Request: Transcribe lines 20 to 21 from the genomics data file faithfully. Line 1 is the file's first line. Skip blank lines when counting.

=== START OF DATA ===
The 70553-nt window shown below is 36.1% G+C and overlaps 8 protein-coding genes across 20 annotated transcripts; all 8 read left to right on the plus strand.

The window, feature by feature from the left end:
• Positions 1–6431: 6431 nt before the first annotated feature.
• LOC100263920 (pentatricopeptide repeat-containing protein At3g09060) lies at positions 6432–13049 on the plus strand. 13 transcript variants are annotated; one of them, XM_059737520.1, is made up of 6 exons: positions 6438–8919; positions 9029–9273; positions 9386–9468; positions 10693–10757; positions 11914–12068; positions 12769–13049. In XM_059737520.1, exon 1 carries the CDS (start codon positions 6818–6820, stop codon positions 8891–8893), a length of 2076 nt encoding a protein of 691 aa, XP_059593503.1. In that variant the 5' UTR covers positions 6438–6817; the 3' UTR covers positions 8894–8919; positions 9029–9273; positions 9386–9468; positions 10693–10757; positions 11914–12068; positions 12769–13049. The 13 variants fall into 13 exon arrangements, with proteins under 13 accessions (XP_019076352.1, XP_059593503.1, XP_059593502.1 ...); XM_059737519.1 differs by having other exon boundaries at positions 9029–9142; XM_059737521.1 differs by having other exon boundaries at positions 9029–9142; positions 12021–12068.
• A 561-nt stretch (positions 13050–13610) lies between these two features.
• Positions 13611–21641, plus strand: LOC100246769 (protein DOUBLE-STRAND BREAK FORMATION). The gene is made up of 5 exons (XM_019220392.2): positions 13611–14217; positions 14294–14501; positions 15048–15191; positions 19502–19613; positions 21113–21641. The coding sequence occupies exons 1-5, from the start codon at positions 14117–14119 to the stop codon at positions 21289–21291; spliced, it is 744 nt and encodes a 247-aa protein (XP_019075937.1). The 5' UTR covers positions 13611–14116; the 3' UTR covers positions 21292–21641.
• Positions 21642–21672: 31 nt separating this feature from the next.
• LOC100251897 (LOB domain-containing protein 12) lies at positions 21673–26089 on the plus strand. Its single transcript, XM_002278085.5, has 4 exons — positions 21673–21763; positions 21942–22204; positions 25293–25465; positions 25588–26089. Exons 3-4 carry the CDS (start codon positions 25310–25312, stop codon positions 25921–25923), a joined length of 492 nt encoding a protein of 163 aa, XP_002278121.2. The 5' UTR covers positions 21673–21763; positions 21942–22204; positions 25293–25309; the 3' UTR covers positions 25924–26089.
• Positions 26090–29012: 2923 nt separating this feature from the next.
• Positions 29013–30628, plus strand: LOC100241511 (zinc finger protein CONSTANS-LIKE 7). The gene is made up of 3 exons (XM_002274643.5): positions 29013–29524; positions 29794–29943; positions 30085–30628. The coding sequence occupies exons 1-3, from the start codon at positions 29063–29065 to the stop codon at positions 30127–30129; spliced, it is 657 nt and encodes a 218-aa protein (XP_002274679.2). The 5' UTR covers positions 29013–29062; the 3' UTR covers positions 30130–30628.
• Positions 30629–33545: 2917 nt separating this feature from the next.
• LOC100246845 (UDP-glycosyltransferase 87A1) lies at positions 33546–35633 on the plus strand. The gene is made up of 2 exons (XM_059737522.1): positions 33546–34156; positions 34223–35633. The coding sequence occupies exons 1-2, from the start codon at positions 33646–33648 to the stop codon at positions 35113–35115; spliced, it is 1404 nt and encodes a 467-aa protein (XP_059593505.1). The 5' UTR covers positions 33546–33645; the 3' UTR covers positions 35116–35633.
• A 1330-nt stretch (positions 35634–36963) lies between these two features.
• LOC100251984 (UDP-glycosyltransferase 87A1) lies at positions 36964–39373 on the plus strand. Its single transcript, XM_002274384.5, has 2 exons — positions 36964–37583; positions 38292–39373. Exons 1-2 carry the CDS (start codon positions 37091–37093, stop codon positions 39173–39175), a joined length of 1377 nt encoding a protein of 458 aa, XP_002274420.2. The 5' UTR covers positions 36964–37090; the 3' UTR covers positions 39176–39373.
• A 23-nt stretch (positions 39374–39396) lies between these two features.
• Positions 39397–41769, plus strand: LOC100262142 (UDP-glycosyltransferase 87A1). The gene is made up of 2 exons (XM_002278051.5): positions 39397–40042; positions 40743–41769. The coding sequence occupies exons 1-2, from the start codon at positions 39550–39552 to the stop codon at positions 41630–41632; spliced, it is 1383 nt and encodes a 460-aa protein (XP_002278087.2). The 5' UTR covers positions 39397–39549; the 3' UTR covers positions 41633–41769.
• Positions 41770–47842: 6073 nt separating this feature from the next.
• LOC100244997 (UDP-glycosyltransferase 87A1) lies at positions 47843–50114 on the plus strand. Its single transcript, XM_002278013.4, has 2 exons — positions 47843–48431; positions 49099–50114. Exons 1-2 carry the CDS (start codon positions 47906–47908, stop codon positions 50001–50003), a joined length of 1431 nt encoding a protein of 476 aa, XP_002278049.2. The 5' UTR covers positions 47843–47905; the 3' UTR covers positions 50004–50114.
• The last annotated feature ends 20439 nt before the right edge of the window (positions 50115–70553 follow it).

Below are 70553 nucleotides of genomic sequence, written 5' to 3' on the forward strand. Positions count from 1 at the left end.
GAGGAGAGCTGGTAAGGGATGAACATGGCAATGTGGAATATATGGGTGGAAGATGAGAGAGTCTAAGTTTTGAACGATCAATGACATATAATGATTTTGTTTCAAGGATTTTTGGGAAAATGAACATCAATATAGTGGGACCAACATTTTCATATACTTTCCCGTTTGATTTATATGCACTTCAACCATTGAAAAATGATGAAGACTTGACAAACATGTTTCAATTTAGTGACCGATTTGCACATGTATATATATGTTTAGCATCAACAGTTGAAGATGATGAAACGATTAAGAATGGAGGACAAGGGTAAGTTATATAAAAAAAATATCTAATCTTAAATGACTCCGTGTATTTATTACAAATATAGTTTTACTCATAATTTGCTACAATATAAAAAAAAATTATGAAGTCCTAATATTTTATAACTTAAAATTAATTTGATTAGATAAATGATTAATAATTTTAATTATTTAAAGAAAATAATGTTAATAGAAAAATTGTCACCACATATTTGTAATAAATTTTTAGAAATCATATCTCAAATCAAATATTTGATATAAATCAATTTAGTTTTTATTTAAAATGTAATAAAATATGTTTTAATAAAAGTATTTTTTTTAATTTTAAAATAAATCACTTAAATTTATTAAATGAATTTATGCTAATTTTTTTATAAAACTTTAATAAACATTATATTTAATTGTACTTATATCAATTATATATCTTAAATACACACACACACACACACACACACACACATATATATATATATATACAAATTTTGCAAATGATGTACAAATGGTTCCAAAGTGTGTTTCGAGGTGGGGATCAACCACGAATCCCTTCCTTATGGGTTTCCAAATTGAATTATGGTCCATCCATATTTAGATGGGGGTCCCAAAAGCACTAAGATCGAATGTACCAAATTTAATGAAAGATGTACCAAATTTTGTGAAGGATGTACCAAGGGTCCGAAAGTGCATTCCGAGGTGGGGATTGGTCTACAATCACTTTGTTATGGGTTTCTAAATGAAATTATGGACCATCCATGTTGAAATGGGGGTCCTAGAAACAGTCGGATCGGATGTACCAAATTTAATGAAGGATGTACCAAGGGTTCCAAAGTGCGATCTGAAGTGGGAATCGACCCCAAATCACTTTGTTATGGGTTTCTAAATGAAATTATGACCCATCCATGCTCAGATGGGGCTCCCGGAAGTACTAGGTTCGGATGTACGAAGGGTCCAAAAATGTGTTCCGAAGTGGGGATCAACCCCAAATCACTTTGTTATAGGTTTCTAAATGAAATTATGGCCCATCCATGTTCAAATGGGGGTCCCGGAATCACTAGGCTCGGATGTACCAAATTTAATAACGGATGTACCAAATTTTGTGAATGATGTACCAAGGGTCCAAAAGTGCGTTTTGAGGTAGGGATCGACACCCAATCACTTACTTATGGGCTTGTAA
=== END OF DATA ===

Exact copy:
Below are 70553 nucleotides of genomic sequence, written 5' to 3' on the forward strand. Positions count from 1 at the left end.
GAGGAGAGCTGGTAAGGGATGAACATGGCAATGTGGAATATATGGGTGGAAGATGAGAGAGTCTAAGTTTTGAACGATCAATGACATATAATGATTTTGTTTCAAGGATTTTTGGGAAAATGAACATCAATATAGTGGGACCAACATTTTCATATACTTTCCCGTTTGATTTATATGCACTTCAACCATTGAAAAATGATGAAGACTTGACAAACATGTTTCAATTTAGTGACCGATTTGCACATGTATATATATGTTTAGCATCAACAGTTGAAGATGATGAAACGATTAAGAATGGAGGACAAGGGTAAGTTATATAAAAAAAATATCTAATCTTAAATGACTCCGTGTATTTATTACAAATATAGTTTTACTCATAATTTGCTACAATATAAAAAAAAATTATGAAGTCCTAATATTTTATAACTTAAAATTAATTTGATTAGATAAATGATTAATAATTTTAATTATTTAAAGAAAATAATGTTAATAGAAAAATTGTCACCACATATTTGTAATAAATTTTTAGAAATCATATCTCAAATCAAATATTTGATATAAATCAATTTAGTTTTTATTTAAAATGTAATAAAATATGTTTTAATAAAAGTATTTTTTTTAATTTTAAAATAAATCACTTAAATTTATTAAATGAATTTATGCTAATTTTTTTATAAAACTTTAATAAACATTATATTTAATTGTACTTATATCAATTATATATCTTAAATACACACACACACACACACACACACACACATATATATATATATATACAAATTTTGCAAATGATGTACAAATGGTTCCAAAGTGTGTTTCGAGGTGGGGATCAACCACGAATCCCTTCCTTATGGGTTTCCAAATTGAATTATGGTCCATCCATATTTAGATGGGGGTCCCAAAAGCACTAAGATCGAATGTACCAAATTTAATGAAAGATGTACCAAATTTTGTGAAGGATGTACCAAGGGTCCGAAAGTGCATTCCGAGGTGGGGATTGGTCTACAATCACTTTGTTATGGGTTTCTAAATGAAATTATGGACCATCCATGTTGAAATGGGGGTCCTAGAAACAGTCGGATCGGATGTACCAAATTTAATGAAGGATGTACCAAGGGTTCCAAAGTGCGATCTGAAGTGGGAATCGACCCCAAATCACTTTGTTATGGGTTTCTAAATGAAATTATGACCCATCCATGCTCAGATGGGGCTCCCGGAAGTACTAGGTTCGGATGTACGAAGGGTCCAAAAATGTGTTCCGAAGTGGGGATCAACCCCAAATCACTTTGTTATAGGTTTCTAAATGAAATTATGGCCCATCCATGTTCAAATGGGGGTCCCGGAATCACTAGGCTCGGATGTACCAAATTTAATAACGGATGTACCAAATTTTGTGAATGATGTACCAAGGGTCCAAAAGTGCGTTTTGAGGTAGGGATCGACACCCAATCACTTACTTATGGGCTTGTAA